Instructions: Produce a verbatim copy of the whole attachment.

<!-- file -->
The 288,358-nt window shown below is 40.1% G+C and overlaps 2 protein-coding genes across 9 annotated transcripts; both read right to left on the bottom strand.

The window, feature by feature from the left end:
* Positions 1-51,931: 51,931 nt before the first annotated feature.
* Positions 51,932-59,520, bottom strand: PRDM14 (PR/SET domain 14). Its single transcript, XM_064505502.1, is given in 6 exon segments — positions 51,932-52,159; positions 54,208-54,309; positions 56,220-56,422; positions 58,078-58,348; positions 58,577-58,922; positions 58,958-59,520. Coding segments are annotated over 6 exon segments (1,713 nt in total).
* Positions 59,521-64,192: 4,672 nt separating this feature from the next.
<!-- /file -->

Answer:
The 288,358-nt window shown below is 40.1% G+C and overlaps 2 protein-coding genes across 9 annotated transcripts; both read right to left on the bottom strand.

The window, feature by feature from the left end:
* Positions 1-51,931: 51,931 nt before the first annotated feature.
* Positions 51,932-59,520, bottom strand: PRDM14 (PR/SET domain 14). Its single transcript, XM_064505502.1, is given in 6 exon segments — positions 51,932-52,159; positions 54,208-54,309; positions 56,220-56,422; positions 58,078-58,348; positions 58,577-58,922; positions 58,958-59,520. Coding segments are annotated over 6 exon segments (1,713 nt in total).
* Positions 59,521-64,192: 4,672 nt separating this feature from the next.